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My gut feeling tells me that sentences such as

Own mistakes have to be dealt with first.

Own experience matters the most.

We present own results.

are not correct, and I would supplement "own" with, for example, "your" or "my".

Is the above use of "own" just unusual, or is there a general rule saying that "own" always requires the possessive of a noun or a possessive pronoun?

The Oxford dictionary at least suggests that "own" cannot be used after an article:

Own cannot be used after an article:

I need my own room. (Not: I need an own room.)

It's good to have your own room. (Not: It's good to have the own room.)

Are there other words for which that is also the case?

("own" without a pronoun is often found in English texts written by German native speakers, because in German it is perfectly fine to say "Eigene Fehler ...".)

  • It doesn't need a possessive pronoun: you can say John's own room. – Peter Shor Oct 19 '14 at 10:59
  • @PeterShor Agreed, but in your example there is a noun, John. Do you know if I can also use "own" at the beginning of a sentence as in the above examples? – painfulenglish Oct 19 '14 at 11:01
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    Not in my dialect. They should be "one's own" or "your own" for the first two sentences, and "our own" for the third. The OED has some examples for that, but mainly in regional dialects or with respect to relatives (an own child, an own cousin, an own daughter), and they all sound wrong to me. For example, "I do not think my mother's sisters could have been kinder to me if I had been an own daughter." – Peter Shor Oct 19 '14 at 11:09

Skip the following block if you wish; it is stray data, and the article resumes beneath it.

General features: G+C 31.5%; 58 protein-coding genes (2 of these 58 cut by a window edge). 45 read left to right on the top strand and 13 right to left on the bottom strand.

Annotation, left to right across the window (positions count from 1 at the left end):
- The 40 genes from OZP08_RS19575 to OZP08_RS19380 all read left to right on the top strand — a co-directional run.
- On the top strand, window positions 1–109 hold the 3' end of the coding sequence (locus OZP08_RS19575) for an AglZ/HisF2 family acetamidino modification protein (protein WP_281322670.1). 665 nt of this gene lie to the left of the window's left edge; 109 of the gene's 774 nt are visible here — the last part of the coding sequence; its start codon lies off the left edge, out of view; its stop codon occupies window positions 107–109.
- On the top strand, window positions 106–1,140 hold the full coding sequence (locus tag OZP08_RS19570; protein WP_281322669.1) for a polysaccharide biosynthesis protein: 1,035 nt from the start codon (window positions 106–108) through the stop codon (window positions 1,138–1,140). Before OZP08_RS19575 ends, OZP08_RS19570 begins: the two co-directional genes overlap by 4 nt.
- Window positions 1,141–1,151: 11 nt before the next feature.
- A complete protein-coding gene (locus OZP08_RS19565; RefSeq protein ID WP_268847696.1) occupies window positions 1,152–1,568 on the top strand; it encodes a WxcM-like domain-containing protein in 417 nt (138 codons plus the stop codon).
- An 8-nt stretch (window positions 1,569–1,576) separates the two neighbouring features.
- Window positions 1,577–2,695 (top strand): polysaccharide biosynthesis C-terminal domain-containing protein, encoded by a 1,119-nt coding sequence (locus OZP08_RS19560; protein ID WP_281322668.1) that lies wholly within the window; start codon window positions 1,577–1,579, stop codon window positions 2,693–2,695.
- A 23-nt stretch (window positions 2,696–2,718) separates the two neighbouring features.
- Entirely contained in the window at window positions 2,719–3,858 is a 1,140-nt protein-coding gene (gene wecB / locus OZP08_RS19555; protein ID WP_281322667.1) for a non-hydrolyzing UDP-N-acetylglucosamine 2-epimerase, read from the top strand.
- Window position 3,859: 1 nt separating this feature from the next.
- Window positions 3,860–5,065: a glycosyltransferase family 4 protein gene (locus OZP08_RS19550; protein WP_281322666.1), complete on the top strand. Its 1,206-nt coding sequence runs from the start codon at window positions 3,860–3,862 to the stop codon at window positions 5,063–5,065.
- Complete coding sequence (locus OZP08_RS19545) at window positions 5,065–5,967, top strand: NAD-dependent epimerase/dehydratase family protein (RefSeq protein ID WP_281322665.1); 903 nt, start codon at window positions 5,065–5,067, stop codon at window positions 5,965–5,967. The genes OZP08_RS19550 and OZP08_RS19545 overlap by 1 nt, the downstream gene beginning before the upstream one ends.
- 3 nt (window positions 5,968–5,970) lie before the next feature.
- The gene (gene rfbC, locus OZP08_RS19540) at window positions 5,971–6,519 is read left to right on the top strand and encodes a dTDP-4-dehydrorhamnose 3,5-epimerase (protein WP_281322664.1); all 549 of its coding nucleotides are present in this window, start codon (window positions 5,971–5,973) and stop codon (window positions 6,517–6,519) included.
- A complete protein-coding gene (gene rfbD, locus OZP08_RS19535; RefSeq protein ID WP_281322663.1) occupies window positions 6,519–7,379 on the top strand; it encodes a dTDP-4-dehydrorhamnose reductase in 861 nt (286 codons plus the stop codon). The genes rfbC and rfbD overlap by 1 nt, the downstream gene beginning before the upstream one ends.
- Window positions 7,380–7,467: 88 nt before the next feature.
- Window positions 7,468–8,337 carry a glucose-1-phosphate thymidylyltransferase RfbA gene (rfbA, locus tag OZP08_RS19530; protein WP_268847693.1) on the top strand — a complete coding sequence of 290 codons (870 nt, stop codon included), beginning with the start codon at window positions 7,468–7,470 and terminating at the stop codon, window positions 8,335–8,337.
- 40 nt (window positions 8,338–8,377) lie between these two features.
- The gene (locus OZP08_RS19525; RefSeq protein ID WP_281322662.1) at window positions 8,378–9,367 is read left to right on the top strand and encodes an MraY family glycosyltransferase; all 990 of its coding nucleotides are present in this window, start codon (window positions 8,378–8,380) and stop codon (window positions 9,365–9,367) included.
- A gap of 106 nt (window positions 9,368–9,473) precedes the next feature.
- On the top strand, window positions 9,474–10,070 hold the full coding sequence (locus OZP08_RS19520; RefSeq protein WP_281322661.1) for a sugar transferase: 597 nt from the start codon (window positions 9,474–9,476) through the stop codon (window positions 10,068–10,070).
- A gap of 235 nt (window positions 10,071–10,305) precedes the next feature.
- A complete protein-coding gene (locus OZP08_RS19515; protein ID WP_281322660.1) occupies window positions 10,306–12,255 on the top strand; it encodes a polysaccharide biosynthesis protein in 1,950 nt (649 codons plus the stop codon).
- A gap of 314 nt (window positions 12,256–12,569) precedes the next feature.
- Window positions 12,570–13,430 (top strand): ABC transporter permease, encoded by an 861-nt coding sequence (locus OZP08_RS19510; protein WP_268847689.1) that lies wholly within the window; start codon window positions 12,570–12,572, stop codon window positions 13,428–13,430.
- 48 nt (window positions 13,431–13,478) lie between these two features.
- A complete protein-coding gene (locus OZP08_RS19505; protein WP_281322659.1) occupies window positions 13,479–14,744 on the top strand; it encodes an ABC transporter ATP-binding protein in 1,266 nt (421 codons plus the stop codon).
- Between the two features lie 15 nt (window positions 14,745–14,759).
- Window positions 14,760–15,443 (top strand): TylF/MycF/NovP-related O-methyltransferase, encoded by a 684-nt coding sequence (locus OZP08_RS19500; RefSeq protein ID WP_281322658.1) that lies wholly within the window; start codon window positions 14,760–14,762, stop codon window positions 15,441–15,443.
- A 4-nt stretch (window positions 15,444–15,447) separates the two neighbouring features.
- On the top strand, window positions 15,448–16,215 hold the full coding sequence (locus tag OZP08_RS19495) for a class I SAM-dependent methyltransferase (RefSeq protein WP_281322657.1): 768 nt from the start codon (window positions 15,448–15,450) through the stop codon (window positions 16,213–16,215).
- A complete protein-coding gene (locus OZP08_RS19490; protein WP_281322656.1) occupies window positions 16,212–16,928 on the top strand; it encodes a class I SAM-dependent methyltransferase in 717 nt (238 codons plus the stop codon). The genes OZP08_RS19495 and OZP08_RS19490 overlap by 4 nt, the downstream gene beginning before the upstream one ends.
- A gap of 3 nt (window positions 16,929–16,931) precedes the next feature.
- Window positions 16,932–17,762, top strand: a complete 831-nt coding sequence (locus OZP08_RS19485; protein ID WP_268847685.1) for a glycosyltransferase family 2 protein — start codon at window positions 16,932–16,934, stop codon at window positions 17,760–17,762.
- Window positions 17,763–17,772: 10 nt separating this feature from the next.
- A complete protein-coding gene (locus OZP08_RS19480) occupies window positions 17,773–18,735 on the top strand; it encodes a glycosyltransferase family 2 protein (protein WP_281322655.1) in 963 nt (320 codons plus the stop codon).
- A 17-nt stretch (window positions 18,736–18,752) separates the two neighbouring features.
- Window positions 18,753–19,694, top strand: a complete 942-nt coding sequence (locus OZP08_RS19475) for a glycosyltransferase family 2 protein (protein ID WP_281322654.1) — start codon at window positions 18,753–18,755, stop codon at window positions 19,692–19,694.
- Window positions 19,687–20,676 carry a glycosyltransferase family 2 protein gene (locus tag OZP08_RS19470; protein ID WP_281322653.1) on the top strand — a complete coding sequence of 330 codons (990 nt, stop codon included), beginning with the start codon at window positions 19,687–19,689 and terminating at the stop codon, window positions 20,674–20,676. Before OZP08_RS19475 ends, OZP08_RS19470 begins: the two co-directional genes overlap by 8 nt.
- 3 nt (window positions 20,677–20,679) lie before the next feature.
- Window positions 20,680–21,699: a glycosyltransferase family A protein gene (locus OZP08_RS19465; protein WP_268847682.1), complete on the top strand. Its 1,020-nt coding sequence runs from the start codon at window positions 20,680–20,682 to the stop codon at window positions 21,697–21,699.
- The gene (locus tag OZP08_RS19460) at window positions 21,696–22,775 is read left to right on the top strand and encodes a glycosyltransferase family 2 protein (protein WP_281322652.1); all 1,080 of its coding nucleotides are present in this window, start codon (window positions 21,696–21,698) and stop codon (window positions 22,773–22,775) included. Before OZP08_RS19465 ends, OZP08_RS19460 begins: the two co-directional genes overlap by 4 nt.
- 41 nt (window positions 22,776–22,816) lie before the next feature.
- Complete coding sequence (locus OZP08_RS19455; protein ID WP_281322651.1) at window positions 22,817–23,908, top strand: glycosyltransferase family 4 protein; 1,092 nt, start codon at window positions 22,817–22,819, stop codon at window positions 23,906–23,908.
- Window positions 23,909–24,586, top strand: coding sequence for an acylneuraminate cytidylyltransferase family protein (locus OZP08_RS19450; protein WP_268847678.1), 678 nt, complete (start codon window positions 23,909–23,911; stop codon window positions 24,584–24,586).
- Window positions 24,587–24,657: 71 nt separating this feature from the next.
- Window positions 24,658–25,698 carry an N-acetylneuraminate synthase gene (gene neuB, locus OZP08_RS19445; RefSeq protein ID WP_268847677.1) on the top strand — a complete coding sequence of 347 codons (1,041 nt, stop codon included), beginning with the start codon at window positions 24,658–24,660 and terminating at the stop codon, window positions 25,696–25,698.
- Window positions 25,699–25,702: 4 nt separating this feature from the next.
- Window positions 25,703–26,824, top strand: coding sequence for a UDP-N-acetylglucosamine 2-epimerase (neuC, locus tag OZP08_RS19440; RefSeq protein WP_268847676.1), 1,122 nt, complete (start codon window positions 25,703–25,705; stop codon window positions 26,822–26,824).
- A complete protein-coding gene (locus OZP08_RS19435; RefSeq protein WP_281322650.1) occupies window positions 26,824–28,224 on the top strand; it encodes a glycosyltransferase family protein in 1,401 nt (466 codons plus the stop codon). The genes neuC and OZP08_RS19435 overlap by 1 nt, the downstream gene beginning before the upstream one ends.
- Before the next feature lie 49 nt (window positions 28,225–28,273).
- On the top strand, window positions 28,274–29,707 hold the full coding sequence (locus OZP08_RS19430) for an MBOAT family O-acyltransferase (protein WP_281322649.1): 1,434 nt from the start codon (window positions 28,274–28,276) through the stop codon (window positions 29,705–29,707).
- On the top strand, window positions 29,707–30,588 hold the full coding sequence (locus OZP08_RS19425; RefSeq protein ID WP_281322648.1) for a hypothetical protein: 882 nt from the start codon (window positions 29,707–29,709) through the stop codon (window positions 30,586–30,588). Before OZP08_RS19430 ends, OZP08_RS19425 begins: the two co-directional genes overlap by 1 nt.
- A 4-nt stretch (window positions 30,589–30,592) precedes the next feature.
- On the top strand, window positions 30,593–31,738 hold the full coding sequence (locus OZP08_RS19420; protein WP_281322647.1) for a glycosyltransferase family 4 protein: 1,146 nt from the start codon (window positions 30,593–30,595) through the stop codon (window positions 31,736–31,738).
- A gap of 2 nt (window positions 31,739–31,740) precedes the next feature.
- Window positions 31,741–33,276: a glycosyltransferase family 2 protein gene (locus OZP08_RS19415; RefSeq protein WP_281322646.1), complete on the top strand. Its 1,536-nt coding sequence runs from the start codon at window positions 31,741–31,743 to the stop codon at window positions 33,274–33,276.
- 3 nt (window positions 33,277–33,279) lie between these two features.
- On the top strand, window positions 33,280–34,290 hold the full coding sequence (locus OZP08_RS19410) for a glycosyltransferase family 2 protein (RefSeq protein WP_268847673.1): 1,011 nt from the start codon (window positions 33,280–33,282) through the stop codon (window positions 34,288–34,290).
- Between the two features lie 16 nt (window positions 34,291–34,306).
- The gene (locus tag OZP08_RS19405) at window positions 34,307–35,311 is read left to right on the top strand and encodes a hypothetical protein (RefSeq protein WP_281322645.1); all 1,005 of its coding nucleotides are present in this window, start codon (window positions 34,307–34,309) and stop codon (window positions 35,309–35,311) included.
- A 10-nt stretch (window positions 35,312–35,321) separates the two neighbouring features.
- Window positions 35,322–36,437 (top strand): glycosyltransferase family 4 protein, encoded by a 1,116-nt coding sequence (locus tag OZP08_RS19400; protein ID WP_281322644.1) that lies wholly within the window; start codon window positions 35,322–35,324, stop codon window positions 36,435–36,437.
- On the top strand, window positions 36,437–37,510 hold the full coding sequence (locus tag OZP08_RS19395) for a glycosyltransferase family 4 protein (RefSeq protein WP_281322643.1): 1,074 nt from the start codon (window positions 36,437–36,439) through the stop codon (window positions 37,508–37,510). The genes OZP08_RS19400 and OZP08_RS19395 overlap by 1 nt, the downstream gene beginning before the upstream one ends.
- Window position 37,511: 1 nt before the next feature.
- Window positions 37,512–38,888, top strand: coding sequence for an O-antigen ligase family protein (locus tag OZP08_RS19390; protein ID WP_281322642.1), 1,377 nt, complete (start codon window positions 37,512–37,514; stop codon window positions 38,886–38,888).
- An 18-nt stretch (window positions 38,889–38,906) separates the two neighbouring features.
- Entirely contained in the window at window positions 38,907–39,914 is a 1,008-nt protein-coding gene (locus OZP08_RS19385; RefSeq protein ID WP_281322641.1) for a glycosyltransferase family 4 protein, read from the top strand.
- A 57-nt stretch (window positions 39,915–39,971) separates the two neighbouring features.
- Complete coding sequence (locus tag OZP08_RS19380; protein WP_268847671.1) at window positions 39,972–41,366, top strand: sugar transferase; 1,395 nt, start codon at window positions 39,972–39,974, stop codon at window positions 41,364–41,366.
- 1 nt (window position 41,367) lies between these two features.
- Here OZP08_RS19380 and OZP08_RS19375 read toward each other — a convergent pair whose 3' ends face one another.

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    @PeterShor Is not the point that 'own'is a sort of adjectival suffix which does not work alone e.g. 'Students' own accommodation', 'his own car' etc. I am not sufficiently a grammarian to explain this further, but that is my amateur assessment. I can however think of one instance where it does stand alone, namely an 'own goal'. But that, presumably, is because it is part of a noun phrase. – WS2 Oct 19 '14 at 13:08
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According to the CaGEL, the adjective own is unique amongst adjective because it only occurs with a genitive subject-determiner.

A genitive subject-determiner is either:

  • a possessive pronoun such as my, your her and so forth: my own orangutan
  • a genitively inflected Noun Phrase such as John 's or Mary 's: Mary's axe

There are a very few exception to this rule, but they all occur in fixed phrases such as an own goal.

In short we cannot use the adjective own without a preceding noun.

[CaGEL is The Cambridge grammar of the English language Huddleston and Pullum, 2002]

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To find other examples you'd look for other reflexive-like, slightly redundant noun/pronoun modifiers/'emphasizers?' and I can't find/think of any, so to make this an answer (instead of a comment, where it probably belongs, but for which I don't have enough 'reputation') I'll say:

No, there are no other words for which this is also the case.

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